Sequester to Cause Flight Delays, Long Lines at Security and Customs Checkpoints
The federal government is warning that the upcoming federal budget cuts, known as a sequester, will cause significant delays at airports across the country. The impact will undoubtedly include flight delays, longer lines at TSA security checkpoints at airports, and longer waits at passport and immigration lines staffed by Customs and Border Patrol agents.
The budget cuts are expected to have an impact similar to a major storm or hurricane although the precise impact in terms of the number of flights to be cancelled and passengers to be impacted is unknown.
The sequester “will require indiscriminate spending reductions,” wrote Transportation Secretary Ray LaHood in a leter to Barbara Mikulski, the chairman of the Senate Appropriations Committee.
The cuts will start to take effect at the beginning of March and travelers will soon experience slower security checkpoint lines, long lines at immigration and passport control, and a reduced number of takeoffs. The impact of the cuts to an industry that has continued to struggle since the start of the recession is hard to determine.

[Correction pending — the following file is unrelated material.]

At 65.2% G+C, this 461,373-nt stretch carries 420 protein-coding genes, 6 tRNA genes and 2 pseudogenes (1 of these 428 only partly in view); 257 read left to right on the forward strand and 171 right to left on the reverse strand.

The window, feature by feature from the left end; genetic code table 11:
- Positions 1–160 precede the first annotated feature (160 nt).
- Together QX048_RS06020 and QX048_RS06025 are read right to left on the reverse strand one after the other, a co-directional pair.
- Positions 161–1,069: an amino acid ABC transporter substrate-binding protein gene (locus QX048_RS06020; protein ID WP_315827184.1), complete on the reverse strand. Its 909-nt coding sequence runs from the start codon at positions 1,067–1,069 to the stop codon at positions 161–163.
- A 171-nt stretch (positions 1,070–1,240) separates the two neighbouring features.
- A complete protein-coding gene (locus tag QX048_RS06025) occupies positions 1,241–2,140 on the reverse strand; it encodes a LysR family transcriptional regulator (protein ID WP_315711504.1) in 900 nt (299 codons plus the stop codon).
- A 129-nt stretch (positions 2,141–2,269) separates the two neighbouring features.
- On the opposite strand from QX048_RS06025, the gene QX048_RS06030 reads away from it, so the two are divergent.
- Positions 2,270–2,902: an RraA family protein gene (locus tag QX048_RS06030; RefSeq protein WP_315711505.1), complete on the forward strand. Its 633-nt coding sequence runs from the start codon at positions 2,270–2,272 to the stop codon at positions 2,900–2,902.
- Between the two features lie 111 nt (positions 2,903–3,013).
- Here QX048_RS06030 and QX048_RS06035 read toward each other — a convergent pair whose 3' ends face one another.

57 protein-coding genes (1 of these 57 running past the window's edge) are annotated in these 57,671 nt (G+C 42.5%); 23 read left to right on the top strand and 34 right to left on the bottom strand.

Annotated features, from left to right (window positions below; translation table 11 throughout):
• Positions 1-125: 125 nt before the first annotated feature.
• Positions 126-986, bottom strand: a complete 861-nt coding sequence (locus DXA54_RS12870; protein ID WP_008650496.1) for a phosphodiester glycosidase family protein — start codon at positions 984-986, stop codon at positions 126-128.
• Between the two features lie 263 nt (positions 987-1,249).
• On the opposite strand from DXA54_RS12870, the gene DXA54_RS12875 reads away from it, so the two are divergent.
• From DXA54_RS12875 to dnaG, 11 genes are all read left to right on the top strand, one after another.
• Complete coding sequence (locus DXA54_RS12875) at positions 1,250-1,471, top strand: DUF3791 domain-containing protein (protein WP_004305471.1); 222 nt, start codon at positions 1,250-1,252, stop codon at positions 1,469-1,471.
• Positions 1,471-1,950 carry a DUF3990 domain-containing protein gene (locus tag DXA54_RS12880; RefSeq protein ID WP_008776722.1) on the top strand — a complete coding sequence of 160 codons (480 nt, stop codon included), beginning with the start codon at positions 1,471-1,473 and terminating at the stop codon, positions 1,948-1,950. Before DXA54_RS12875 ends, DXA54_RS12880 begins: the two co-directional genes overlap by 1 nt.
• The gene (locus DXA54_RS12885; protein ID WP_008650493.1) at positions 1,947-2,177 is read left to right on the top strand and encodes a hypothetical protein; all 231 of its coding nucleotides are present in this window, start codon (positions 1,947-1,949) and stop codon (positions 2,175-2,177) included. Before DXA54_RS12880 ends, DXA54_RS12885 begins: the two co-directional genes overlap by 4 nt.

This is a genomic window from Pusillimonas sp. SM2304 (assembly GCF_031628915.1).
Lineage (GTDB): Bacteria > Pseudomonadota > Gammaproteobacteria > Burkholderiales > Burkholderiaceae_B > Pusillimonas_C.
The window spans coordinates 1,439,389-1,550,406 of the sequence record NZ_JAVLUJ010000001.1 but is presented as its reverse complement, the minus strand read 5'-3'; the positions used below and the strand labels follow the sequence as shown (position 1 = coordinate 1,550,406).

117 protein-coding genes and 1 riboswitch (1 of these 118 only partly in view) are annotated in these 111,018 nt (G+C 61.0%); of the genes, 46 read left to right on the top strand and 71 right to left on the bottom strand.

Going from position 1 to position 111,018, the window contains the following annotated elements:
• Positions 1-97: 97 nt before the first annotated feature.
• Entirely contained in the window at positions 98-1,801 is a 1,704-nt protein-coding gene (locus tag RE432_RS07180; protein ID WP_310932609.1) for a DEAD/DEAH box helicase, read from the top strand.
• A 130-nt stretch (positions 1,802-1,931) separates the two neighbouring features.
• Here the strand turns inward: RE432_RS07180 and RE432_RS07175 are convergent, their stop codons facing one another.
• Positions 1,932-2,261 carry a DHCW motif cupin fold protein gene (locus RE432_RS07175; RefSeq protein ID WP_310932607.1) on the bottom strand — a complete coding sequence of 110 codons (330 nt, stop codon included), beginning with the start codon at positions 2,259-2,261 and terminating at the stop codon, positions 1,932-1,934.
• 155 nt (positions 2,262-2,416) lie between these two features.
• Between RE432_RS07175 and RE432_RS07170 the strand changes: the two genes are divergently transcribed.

LaHood recently told Congress that the sequester will result in an effective cut of 10% of the Federal Aviation Administration’s 47,000-employee workforce, which translates into almost 1,000 fewer air traffic controllers out of the typical 15,000 that are regularly on duty on a given day. The shortage will mean that fewer airplanes will be allowed into the system, a tactic used in bad weather. This in turn will translate into an increase in flight delays as well as cancellations
“These across-the-board cuts may punish travelers with flight delays, long security lines at Transportation Security Agency checkpoints and multi-hour waits to clear Customs and Border Protection,” said Roger Dow, president of the U.S. Travel Association in a prepared statement.